Review of Red April

By the end of reading Red April by Santiago Roncagliolo I was incredible upset. Not because of any other reason than the character of Chancaltana has gone through an extreme personality shift such that when his actions outside Ayachuco – population 1,575 – are described I wished that the author continued to describe his story there. I liked it so much, in fact, that I think I may use the name of the prosecutor in one of the passages of Unravelling so that he may continue to live and struggle.

In Ayachuco, a rural region of Peru on the outskirts of civilization, where Sendero Luminosa was once a major power against any sort of Government encroachment, in an area with a large percentage of indigenous people still live traditional lives, a civil war long announced in the press of the capital and its environs continues – though only at a simmer. Commenting on the state of things in the region in a nearby town, prior to an election to be held at gunpoint, one of the soldiers openly states: “There’s no law here. Do you think you’re in Lima? Please.”

The military government decreed by Fujimori is highly repressive, it’s ranks are paranoid should their crimes against the people in their zeal for Order come to light and despite the claim that peace has been brought to the region, they still control a number of police and civilian functions. In the interactions between anyone thought to represent the government and “normal people” there is a type of abject, terrified submission to the wishes of the officials that shows just how hard the brutality is against those who did not follow orders. Bolstering their presence are loudspeakers in all four corners of the town square wherein the writing of those that submitted to the government are read aloud, examples for how to behave for everyone listening.

Santiago Rancagliolo’s literary brushstrokes of the town of Ayachuco, its people and its environs is stark and desolate. Chancaltana has arrived in Ayachuco shortly after an usually corpse has been found – badly burned and missing a limb. Within a few days a number of other corpses are discovered. As Chancaltana seeks to uncover the perpetrator, he discovers a connection between the religious calendar, which will soon draw many domestic and international tourists to the tow because of the religious processions, as well as an ancient, indigenous prophecy and the military.

Sendero Luminoso Poster

Felix Chancaltana Saldivar is an investigative prosecutor that arrives into the town following the death of the previous prosecutor. Electing to return to his town of birth following his wife’s divorce of him for having no ambition, he is an unusual fellow. While he has high-brow cultural aspirations evident in the fact that the meticulously writes reports that may only be read by one or two people. After one such creation, he looks at it and “…repeated to himself with satisfaction that in his lawyer’s heart, a poet struggled to emerge.”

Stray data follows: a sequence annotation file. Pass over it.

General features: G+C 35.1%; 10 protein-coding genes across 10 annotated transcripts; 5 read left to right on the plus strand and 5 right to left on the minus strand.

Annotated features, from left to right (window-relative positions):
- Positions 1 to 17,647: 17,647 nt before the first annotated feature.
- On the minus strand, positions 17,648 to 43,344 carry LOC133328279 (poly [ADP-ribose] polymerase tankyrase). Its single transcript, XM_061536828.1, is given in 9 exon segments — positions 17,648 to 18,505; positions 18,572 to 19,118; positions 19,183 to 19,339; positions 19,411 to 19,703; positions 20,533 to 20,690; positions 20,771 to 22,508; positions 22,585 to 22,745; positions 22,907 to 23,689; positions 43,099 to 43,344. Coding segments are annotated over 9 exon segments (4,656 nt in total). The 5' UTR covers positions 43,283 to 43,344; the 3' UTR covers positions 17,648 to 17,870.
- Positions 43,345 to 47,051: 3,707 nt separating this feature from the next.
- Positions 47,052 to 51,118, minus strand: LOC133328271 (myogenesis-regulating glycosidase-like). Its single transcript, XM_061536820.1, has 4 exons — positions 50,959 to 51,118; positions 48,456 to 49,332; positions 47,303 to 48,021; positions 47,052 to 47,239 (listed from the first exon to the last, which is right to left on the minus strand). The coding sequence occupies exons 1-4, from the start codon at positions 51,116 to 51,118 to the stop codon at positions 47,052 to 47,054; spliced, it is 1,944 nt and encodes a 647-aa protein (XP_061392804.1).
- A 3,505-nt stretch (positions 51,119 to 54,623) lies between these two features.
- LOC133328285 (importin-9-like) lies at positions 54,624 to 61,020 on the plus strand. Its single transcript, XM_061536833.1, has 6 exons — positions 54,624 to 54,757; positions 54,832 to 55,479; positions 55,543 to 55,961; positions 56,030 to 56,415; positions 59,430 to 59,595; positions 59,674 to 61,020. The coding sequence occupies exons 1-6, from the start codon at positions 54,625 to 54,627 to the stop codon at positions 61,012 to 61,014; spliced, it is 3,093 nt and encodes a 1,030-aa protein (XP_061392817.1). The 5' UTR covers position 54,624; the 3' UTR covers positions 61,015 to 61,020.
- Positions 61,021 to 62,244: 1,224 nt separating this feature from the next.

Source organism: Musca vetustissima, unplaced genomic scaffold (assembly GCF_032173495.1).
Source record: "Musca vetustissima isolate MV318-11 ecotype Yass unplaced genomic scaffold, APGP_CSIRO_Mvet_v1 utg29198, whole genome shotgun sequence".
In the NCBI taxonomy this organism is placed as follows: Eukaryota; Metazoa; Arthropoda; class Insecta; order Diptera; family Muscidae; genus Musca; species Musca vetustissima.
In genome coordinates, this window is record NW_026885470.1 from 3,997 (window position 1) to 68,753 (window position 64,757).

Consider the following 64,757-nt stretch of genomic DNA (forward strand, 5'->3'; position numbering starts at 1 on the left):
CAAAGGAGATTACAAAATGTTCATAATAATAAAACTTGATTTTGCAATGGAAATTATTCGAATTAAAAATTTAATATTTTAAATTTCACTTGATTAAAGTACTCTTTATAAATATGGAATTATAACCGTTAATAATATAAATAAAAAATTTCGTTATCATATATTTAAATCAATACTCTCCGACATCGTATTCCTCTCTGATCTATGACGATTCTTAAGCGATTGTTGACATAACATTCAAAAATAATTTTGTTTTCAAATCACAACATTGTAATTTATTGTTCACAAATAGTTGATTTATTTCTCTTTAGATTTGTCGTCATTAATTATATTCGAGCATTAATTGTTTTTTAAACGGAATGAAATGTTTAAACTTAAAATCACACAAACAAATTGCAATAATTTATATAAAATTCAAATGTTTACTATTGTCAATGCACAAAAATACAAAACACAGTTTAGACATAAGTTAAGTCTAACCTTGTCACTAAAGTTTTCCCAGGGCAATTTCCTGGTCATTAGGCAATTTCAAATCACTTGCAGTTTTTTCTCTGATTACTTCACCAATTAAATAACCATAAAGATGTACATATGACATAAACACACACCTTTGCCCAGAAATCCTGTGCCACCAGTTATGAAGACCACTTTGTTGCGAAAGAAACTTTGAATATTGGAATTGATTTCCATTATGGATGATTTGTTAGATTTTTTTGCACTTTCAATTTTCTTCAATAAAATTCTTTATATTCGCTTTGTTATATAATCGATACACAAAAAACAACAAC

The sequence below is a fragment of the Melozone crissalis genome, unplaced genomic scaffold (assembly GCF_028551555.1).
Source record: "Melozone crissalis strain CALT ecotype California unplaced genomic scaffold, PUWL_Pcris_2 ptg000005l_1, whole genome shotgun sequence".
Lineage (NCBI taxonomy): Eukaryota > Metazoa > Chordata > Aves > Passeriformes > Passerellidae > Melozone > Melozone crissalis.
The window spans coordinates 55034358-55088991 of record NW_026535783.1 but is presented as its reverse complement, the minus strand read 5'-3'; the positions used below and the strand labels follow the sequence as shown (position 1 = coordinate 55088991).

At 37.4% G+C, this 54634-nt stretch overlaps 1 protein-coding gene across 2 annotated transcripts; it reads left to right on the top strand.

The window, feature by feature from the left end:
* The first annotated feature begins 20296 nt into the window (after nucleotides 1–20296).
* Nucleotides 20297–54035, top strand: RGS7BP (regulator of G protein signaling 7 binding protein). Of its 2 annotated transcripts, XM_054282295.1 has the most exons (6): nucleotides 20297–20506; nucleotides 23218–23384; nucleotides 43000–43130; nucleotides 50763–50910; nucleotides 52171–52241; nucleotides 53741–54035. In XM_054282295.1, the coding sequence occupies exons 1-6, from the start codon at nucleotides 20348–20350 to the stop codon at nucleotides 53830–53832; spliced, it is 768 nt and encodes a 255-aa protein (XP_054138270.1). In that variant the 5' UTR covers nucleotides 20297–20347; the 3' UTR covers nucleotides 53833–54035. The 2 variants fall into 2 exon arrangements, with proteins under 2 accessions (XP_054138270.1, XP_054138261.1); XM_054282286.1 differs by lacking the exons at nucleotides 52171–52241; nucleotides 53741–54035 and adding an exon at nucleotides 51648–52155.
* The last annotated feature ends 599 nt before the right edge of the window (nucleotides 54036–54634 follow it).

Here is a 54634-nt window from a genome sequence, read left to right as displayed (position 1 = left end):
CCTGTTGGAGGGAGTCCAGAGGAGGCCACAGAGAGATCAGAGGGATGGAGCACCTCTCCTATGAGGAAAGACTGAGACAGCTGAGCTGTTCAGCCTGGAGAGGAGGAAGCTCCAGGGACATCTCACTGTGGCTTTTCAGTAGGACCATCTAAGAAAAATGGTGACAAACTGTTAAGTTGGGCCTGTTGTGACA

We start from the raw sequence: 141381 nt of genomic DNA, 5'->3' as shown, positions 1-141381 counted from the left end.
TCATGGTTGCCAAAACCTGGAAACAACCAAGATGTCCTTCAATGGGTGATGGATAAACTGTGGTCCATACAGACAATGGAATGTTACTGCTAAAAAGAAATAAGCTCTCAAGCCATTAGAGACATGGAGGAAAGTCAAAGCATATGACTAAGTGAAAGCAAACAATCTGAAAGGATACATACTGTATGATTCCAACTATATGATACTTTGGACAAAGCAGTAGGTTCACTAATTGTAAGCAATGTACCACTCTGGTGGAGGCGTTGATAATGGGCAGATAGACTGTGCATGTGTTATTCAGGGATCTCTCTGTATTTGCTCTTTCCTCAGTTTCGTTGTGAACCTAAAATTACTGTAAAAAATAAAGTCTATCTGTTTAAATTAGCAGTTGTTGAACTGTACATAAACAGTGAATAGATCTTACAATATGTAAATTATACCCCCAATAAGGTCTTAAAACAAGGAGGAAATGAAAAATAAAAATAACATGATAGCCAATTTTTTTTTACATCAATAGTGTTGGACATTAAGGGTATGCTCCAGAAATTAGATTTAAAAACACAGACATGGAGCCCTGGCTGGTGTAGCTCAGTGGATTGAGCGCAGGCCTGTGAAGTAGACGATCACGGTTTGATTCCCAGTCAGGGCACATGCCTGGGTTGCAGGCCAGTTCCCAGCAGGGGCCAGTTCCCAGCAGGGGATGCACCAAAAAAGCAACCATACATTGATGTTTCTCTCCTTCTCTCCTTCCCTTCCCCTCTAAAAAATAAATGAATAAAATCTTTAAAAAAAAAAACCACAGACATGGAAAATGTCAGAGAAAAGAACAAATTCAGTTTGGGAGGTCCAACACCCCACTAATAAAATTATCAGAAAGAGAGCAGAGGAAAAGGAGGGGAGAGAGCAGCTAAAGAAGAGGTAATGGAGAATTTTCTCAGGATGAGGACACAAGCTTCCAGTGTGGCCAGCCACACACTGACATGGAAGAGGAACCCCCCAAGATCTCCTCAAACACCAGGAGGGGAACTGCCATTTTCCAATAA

By no means a sympathetic character, Chancaltana took a little bit for me to warm up to him. The government functionary type that is always relying upon legal formulas and precedence to guide him, it wasn’t until the end of the novel that his obsession with everything being by the book as well as his fixation with his dead mother finally made sense. It was a little infuriating to not know this aspect of his story for so long, but was a good tension builder for when the story is finally told it’s one suspenseful component among others that results in a crescendo of revelation. As for the romantic subplot, if one can really call it that, let’s just say that even with the norms of the place being what they are what transpires continues the trend of disdain for the character.

Civilians holding up photos of loved ones that were non-combatants killed by the Peruvian military.

I don’t want to reveal too much, as I don’t want to expose any more the elements of this suspenseful small p political thriller that should definitely makes its way to your reading list. Also, here’s a link to historical information on the civil war in Peru. If the book didn’t make you more curious as to the reality of Peru at the time, I’d be highly surprised. I, for one, just put The Corner of the Living: Ayacucho on the Eve of the Shining Path Insurgency on my Amazon wish list.

 

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